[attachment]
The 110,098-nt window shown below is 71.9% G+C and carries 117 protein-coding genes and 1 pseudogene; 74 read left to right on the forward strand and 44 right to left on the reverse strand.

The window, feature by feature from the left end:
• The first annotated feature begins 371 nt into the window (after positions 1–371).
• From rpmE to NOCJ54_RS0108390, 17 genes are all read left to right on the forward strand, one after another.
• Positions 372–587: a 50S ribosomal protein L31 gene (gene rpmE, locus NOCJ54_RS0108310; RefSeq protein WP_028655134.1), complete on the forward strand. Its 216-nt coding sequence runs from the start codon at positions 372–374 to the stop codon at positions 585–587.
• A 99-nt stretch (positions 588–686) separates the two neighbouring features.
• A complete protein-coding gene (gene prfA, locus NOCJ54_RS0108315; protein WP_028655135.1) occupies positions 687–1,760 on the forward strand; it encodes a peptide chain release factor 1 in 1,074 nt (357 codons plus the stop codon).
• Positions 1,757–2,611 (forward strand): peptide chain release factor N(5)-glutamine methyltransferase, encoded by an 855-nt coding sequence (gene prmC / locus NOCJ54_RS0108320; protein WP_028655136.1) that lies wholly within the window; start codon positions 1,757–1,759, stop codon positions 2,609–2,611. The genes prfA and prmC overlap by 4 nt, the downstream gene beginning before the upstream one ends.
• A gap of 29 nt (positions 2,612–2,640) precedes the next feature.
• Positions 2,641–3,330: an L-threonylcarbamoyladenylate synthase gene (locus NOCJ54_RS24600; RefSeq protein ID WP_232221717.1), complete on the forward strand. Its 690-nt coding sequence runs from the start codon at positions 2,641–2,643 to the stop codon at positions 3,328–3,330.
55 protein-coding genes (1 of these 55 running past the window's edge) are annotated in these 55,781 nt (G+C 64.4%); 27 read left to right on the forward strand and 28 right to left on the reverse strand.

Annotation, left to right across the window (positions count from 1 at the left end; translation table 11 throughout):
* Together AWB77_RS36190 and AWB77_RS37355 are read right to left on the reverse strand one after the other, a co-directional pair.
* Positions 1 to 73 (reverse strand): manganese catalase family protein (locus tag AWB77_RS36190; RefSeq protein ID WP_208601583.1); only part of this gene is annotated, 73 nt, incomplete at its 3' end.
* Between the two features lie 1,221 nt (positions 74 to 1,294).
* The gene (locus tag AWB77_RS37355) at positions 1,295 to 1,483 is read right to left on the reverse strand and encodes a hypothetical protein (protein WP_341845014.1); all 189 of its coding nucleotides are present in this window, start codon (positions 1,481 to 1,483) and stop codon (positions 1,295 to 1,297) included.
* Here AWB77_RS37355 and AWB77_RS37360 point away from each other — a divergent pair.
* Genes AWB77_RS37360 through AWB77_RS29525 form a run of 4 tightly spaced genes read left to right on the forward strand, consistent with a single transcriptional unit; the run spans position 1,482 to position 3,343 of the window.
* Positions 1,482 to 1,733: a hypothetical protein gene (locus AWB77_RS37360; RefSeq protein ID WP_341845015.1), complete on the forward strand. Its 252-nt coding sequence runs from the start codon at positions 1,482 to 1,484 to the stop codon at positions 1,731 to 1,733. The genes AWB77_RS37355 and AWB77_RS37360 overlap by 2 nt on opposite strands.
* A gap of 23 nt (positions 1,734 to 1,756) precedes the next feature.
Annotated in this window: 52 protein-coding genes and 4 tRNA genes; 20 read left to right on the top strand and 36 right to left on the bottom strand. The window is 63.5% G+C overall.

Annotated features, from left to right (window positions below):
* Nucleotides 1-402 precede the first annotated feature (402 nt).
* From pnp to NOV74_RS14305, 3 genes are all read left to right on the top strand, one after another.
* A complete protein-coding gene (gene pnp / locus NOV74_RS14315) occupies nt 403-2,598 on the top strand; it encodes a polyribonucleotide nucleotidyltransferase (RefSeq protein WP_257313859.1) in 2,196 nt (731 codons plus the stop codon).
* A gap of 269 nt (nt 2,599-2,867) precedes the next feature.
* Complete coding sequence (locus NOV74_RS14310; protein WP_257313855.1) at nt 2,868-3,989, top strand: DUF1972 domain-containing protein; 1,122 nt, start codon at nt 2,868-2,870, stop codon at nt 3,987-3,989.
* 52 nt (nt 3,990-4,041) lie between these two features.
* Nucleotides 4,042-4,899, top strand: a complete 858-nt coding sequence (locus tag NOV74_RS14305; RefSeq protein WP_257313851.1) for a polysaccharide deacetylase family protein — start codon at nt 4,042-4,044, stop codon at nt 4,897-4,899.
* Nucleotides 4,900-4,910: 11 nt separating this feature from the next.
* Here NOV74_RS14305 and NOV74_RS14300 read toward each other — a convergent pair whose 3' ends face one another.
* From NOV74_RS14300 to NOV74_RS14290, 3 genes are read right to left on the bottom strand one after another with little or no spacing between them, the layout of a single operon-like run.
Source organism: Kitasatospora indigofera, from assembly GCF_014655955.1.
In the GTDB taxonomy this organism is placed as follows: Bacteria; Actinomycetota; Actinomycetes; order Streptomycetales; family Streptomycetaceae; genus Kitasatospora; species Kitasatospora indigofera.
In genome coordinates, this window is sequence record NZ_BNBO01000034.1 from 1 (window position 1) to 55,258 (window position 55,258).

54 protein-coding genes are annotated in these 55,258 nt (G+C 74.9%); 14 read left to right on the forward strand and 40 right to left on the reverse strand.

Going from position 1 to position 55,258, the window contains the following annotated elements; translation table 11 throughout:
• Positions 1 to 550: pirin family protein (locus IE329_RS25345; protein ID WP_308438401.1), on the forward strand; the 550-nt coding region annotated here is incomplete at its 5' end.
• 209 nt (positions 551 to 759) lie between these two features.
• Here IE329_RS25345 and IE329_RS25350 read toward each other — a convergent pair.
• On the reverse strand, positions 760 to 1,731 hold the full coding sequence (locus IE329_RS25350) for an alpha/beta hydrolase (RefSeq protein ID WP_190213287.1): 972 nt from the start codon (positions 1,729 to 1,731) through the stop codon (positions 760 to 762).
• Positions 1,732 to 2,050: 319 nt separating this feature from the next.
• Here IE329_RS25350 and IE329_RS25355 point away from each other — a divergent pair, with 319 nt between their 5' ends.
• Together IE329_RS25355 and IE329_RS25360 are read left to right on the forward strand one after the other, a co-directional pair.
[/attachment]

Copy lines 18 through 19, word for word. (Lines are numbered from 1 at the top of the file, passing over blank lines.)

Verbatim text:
* Genes AWB77_RS37360 through AWB77_RS29525 form a run of 4 tightly spaced genes read left to right on the forward strand, consistent with a single transcriptional unit; the run spans position 1,482 to position 3,343 of the window.
* Positions 1,482 to 1,733: a hypothetical protein gene (locus AWB77_RS37360; RefSeq protein ID WP_341845015.1), complete on the forward strand. Its 252-nt coding sequence runs from the start codon at positions 1,482 to 1,484 to the stop codon at positions 1,731 to 1,733. The genes AWB77_RS37355 and AWB77_RS37360 overlap by 2 nt on opposite strands.